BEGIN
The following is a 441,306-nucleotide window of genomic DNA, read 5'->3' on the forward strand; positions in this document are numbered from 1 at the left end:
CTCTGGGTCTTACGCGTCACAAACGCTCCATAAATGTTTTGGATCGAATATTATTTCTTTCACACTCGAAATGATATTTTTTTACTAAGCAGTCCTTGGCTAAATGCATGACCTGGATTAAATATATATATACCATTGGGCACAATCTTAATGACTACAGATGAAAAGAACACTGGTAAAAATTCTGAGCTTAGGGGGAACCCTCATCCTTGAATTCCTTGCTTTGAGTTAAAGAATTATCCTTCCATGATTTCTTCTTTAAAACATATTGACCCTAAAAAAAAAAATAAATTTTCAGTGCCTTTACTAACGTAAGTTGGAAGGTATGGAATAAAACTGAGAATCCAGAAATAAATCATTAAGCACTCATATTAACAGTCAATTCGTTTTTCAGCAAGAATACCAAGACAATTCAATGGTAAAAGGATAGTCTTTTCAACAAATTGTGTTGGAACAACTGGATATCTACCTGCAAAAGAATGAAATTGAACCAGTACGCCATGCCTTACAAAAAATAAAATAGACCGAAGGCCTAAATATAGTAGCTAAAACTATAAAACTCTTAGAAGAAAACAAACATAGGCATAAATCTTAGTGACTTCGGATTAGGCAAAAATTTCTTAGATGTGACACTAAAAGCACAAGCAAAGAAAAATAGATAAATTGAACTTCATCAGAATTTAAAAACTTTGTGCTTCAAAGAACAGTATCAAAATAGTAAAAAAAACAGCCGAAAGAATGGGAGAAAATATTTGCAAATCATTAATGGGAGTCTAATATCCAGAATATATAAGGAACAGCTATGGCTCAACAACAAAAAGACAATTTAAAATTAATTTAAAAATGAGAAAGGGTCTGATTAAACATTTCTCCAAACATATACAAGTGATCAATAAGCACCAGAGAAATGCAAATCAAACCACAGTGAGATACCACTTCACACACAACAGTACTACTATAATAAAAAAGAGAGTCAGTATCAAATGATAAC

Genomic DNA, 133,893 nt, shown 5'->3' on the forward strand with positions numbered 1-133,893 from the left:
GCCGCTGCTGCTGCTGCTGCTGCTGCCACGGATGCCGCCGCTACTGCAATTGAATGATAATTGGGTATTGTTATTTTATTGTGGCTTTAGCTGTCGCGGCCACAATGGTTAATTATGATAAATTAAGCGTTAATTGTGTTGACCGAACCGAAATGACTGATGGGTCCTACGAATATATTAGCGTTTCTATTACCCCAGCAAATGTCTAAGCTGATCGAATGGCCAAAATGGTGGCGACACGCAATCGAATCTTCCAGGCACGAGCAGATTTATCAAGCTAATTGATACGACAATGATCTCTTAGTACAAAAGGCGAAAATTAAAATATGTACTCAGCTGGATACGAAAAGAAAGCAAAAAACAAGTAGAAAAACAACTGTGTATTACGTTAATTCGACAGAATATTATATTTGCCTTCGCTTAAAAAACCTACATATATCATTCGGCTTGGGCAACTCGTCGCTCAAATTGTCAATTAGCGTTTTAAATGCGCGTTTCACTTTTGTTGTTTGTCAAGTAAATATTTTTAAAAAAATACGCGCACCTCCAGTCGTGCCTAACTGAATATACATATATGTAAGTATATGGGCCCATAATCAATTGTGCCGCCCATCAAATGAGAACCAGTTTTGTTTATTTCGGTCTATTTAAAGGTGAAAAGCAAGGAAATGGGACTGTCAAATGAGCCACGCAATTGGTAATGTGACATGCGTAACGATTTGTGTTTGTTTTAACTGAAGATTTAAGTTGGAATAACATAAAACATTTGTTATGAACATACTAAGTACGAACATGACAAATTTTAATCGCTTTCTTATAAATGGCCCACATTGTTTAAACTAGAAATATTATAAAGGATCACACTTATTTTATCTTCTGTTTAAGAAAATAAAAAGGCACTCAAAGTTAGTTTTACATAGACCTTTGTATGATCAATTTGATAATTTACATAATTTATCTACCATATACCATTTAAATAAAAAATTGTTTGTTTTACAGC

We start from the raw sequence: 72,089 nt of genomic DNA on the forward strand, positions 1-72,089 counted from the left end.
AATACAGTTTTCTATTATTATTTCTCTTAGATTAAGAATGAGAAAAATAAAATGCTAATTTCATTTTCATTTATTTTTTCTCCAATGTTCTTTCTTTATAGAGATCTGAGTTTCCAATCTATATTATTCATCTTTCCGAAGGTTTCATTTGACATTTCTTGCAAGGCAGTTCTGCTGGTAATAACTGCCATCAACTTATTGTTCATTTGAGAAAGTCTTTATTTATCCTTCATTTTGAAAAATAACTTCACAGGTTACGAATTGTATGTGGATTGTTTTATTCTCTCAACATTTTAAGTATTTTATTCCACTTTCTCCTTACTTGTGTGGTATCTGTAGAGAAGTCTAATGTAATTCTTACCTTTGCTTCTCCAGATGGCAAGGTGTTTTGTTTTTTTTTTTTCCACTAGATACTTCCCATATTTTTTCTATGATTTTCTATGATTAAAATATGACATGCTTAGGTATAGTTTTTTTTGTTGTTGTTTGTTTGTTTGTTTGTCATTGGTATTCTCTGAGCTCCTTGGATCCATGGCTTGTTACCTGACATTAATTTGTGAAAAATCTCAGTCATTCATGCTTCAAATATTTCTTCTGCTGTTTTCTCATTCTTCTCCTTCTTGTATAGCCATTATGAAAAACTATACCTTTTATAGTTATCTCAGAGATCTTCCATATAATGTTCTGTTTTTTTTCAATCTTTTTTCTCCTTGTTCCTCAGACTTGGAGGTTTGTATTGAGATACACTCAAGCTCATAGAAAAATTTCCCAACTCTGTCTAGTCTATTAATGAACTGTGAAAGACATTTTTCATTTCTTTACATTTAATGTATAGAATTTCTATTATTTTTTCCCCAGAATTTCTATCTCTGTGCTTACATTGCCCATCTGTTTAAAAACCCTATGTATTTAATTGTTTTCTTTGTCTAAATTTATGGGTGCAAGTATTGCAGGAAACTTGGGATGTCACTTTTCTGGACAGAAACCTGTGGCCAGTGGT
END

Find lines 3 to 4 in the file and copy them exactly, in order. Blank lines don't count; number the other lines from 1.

Genomic DNA, 133,893 nt, shown 5'->3' on the forward strand with positions numbered 1-133,893 from the left:
GCCGCTGCTGCTGCTGCTGCTGCTGCCACGGATGCCGCCGCTACTGCAATTGAATGATAATTGGGTATTGTTATTTTATTGTGGCTTTAGCTGTCGCGGCCACAATGGTTAATTATGATAAATTAAGCGTTAATTGTGTTGACCGAACCGAAATGACTGATGGGTCCTACGAATATATTAGCGTTTCTATTACCCCAGCAAATGTCTAAGCTGATCGAATGGCCAAAATGGTGGCGACACGCAATCGAATCTTCCAGGCACGAGCAGATTTATCAAGCTAATTGATACGACAATGATCTCTTAGTACAAAAGGCGAAAATTAAAATATGTACTCAGCTGGATACGAAAAGAAAGCAAAAAACAAGTAGAAAAACAACTGTGTATTACGTTAATTCGACAGAATATTATATTTGCCTTCGCTTAAAAAACCTACATATATCATTCGGCTTGGGCAACTCGTCGCTCAAATTGTCAATTAGCGTTTTAAATGCGCGTTTCACTTTTGTTGTTTGTCAAGTAAATATTTTTAAAAAAATACGCGCACCTCCAGTCGTGCCTAACTGAATATACATATATGTAAGTATATGGGCCCATAATCAATTGTGCCGCCCATCAAATGAGAACCAGTTTTGTTTATTTCGGTCTATTTAAAGGTGAAAAGCAAGGAAATGGGACTGTCAAATGAGCCACGCAATTGGTAATGTGACATGCGTAACGATTTGTGTTTGTTTTAACTGAAGATTTAAGTTGGAATAACATAAAACATTTGTTATGAACATACTAAGTACGAACATGACAAATTTTAATCGCTTTCTTATAAATGGCCCACATTGTTTAAACTAGAAATATTATAAAGGATCACACTTATTTTATCTTCTGTTTAAGAAAATAAAAAGGCACTCAAAGTTAGTTTTACATAGACCTTTGTATGATCAATTTGATAATTTACATAATTTATCTACCATATACCATTTAAATAAAAAATTGTTTGTTTTACAGC